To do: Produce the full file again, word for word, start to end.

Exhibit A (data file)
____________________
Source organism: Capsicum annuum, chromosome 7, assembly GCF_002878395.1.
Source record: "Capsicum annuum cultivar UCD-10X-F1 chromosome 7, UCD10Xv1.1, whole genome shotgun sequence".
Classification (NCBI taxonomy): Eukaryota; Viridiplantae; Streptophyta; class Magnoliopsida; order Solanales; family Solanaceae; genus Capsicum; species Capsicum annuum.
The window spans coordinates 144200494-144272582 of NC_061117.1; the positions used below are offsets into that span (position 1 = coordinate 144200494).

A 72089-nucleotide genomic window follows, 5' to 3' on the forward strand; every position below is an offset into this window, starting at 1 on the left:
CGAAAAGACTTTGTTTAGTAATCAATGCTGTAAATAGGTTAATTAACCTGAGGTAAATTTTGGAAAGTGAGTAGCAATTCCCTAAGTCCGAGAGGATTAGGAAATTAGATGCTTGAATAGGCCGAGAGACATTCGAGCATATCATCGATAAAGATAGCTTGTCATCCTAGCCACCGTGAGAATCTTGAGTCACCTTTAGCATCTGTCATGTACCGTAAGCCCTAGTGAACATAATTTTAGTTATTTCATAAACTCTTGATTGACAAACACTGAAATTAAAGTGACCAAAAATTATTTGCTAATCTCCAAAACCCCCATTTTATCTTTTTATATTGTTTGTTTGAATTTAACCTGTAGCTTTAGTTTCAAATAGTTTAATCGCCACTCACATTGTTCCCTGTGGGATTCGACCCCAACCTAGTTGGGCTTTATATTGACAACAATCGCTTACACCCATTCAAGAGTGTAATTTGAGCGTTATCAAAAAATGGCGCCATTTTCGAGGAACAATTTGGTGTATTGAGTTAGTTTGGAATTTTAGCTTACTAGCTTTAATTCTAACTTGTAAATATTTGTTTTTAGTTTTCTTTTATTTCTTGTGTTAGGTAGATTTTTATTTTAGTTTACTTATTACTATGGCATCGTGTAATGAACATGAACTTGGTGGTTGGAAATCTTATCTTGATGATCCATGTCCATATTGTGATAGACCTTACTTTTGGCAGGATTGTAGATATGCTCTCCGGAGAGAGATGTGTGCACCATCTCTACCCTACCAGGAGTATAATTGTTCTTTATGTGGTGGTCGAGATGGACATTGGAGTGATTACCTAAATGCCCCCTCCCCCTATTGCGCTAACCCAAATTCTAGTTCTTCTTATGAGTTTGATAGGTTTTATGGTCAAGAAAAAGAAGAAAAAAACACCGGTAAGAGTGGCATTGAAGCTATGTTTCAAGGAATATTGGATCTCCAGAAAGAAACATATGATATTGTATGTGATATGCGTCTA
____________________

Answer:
Source organism: Capsicum annuum, chromosome 7, assembly GCF_002878395.1.
Source record: "Capsicum annuum cultivar UCD-10X-F1 chromosome 7, UCD10Xv1.1, whole genome shotgun sequence".
Classification (NCBI taxonomy): Eukaryota; Viridiplantae; Streptophyta; class Magnoliopsida; order Solanales; family Solanaceae; genus Capsicum; species Capsicum annuum.
The window spans coordinates 144200494-144272582 of NC_061117.1; the positions used below are offsets into that span (position 1 = coordinate 144200494).

A 72089-nucleotide genomic window follows, 5' to 3' on the forward strand; every position below is an offset into this window, starting at 1 on the left:
CGAAAAGACTTTGTTTAGTAATCAATGCTGTAAATAGGTTAATTAACCTGAGGTAAATTTTGGAAAGTGAGTAGCAATTCCCTAAGTCCGAGAGGATTAGGAAATTAGATGCTTGAATAGGCCGAGAGACATTCGAGCATATCATCGATAAAGATAGCTTGTCATCCTAGCCACCGTGAGAATCTTGAGTCACCTTTAGCATCTGTCATGTACCGTAAGCCCTAGTGAACATAATTTTAGTTATTTCATAAACTCTTGATTGACAAACACTGAAATTAAAGTGACCAAAAATTATTTGCTAATCTCCAAAACCCCCATTTTATCTTTTTATATTGTTTGTTTGAATTTAACCTGTAGCTTTAGTTTCAAATAGTTTAATCGCCACTCACATTGTTCCCTGTGGGATTCGACCCCAACCTAGTTGGGCTTTATATTGACAACAATCGCTTACACCCATTCAAGAGTGTAATTTGAGCGTTATCAAAAAATGGCGCCATTTTCGAGGAACAATTTGGTGTATTGAGTTAGTTTGGAATTTTAGCTTACTAGCTTTAATTCTAACTTGTAAATATTTGTTTTTAGTTTTCTTTTATTTCTTGTGTTAGGTAGATTTTTATTTTAGTTTACTTATTACTATGGCATCGTGTAATGAACATGAACTTGGTGGTTGGAAATCTTATCTTGATGATCCATGTCCATATTGTGATAGACCTTACTTTTGGCAGGATTGTAGATATGCTCTCCGGAGAGAGATGTGTGCACCATCTCTACCCTACCAGGAGTATAATTGTTCTTTATGTGGTGGTCGAGATGGACATTGGAGTGATTACCTAAATGCCCCCTCCCCCTATTGCGCTAACCCAAATTCTAGTTCTTCTTATGAGTTTGATAGGTTTTATGGTCAAGAAAAAGAAGAAAAAAACACCGGTAAGAGTGGCATTGAAGCTATGTTTCAAGGAATATTGGATCTCCAGAAAGAAACATATGATATTGTATGTGATATGCGTCTA